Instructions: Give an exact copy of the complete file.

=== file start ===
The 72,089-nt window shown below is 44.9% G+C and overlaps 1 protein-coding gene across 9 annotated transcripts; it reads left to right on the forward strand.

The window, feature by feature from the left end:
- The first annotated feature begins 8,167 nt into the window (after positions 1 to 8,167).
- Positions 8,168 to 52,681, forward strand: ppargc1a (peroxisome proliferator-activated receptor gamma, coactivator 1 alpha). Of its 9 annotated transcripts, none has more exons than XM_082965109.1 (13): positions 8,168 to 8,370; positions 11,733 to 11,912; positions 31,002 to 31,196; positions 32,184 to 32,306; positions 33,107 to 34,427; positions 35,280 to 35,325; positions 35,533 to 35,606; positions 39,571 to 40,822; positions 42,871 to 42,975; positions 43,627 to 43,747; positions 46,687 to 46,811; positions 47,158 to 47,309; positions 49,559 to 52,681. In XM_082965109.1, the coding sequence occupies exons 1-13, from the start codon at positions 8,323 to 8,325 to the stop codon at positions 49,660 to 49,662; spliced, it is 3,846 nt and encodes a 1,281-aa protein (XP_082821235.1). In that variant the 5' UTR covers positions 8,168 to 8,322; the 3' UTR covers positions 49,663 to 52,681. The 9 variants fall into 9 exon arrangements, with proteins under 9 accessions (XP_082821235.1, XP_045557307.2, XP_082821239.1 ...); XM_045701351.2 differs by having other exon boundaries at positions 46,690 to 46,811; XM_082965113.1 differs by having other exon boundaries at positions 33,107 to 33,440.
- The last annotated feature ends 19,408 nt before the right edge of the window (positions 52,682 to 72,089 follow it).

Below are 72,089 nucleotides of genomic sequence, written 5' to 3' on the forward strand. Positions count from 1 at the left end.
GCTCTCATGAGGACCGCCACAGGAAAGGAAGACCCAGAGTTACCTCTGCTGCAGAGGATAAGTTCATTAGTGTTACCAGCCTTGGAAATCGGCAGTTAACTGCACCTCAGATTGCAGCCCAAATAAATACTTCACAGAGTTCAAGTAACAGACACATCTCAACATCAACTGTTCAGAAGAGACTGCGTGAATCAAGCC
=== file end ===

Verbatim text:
The 72,089-nt window shown below is 44.9% G+C and overlaps 1 protein-coding gene across 9 annotated transcripts; it reads left to right on the forward strand.

The window, feature by feature from the left end:
- The first annotated feature begins 8,167 nt into the window (after positions 1 to 8,167).
- Positions 8,168 to 52,681, forward strand: ppargc1a (peroxisome proliferator-activated receptor gamma, coactivator 1 alpha). Of its 9 annotated transcripts, none has more exons than XM_082965109.1 (13): positions 8,168 to 8,370; positions 11,733 to 11,912; positions 31,002 to 31,196; positions 32,184 to 32,306; positions 33,107 to 34,427; positions 35,280 to 35,325; positions 35,533 to 35,606; positions 39,571 to 40,822; positions 42,871 to 42,975; positions 43,627 to 43,747; positions 46,687 to 46,811; positions 47,158 to 47,309; positions 49,559 to 52,681. In XM_082965109.1, the coding sequence occupies exons 1-13, from the start codon at positions 8,323 to 8,325 to the stop codon at positions 49,660 to 49,662; spliced, it is 3,846 nt and encodes a 1,281-aa protein (XP_082821235.1). In that variant the 5' UTR covers positions 8,168 to 8,322; the 3' UTR covers positions 49,663 to 52,681. The 9 variants fall into 9 exon arrangements, with proteins under 9 accessions (XP_082821235.1, XP_045557307.2, XP_082821239.1 ...); XM_045701351.2 differs by having other exon boundaries at positions 46,690 to 46,811; XM_082965113.1 differs by having other exon boundaries at positions 33,107 to 33,440.
- The last annotated feature ends 19,408 nt before the right edge of the window (positions 52,682 to 72,089 follow it).

Below are 72,089 nucleotides of genomic sequence, written 5' to 3' on the forward strand. Positions count from 1 at the left end.
GCTCTCATGAGGACCGCCACAGGAAAGGAAGACCCAGAGTTACCTCTGCTGCAGAGGATAAGTTCATTAGTGTTACCAGCCTTGGAAATCGGCAGTTAACTGCACCTCAGATTGCAGCCCAAATAAATACTTCACAGAGTTCAAGTAACAGACACATCTCAACATCAACTGTTCAGAAGAGACTGCGTGAATCAAGCC